We took a closer look at the complexities of real-time strategy with an earlier episode of War Stories – one with Command & Conquer: Tiberian Sun and focus on the complexity of pathfinding, but the classic title of space strategy home world is a bird of a completely different color. Its creation in the late ’90s was a lengthy process that took years of crunch time and repeated requests for additional funding from the publisher, but as any gamer who has experienced its release can tell you, the results were spectacular†
home world is one of the most famous examples of the genre, not necessarily because it was the first RTS to move the battlefield into space – although it did, indeed, and well – but because the implementation of unit-level combat in a 3D game field was so well done that the UX and game mechanics fade into the background. Zooming in and out of the game’s sensor manager map is a slick experience that manages to pull your view back without taking you out of the game, and even if arguing with your tiny spaceships eventually got awkward late in the game, the interface feels itself as the Turn right kind of interface.
Do more with more
So when we sat down with the co-founder of Relic and home world designer Rob Cunningham, it was a little surprising to learn that from his perspective the home world we got in 1999 was less of a refined and polished set of ideas and more like a minimally viable proof-of-concept – what Rob describes as a series of sketches rather than full paintings. The small team, backed by Sierra’s publishing dollars, put together an iconic game and more or less on their knees invented new gameplay systems, finishing working concepts without really getting a chance to iterate and refine them. Even during a development cycle that took three times as long as originally planned, there was just no time to do anything more.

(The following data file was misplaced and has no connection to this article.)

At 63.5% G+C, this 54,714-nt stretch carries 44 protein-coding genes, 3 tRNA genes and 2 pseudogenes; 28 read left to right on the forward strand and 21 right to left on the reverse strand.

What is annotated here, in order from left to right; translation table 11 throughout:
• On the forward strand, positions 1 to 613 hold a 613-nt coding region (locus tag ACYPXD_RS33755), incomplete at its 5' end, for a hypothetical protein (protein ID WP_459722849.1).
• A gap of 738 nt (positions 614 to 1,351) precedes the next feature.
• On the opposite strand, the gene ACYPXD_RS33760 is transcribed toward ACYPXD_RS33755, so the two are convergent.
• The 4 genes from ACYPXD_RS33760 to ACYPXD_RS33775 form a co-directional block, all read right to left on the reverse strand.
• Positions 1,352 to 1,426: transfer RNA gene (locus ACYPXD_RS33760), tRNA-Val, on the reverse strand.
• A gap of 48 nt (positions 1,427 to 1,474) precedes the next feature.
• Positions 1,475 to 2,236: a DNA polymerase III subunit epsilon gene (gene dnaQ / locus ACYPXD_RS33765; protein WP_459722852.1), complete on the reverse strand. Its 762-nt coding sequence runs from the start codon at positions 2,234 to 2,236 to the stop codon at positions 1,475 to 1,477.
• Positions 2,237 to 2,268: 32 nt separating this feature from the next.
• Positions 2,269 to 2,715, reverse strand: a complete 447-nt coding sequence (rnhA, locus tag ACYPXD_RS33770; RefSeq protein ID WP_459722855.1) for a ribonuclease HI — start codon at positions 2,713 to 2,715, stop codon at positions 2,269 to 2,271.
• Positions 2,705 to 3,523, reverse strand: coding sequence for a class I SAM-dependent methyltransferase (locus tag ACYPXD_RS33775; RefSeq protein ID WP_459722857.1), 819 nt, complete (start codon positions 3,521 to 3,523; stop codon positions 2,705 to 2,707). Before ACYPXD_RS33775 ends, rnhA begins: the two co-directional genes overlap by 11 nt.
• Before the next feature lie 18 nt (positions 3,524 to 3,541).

The problem of translating the core concepts of a unit-based real-time strategy game from a flat playing field to a three-dimensional playing field took a lot of time – in fact, it’s what we’re focusing on in the above video. As with many of our previous war stories, there was no single solution to the problem. Instead, the designers had to step back and develop a suite of solutions that adapted to the new challenges of strategic command in 3D. Playing in space had its perks, of course – with no terrain to render, the developers could plow their entire polygon and texture budget into the units themselves, allowing them to have sharply detailed starships with multiple levels of detail depending on distance. On the other hand, with no ground for orientation, helping the player not to get disoriented and lost on the map (and even how to draw the map in the first place!) was a big problem!
We hope you all enjoy the latest series of war stories – we’ve got more in store after this too! The next set of videos that we focus on is the extended version of this home world interview with Rob, along with extended portions of our conversations with Empty space‘s Glen Schofield and star control creators Fred Ford and Paul Reiche.
So stay tuned for more episodes of War Stories coming soon. We have a ton of new eps cooking – stuff i’m really proud of. You could almost say we are on fire!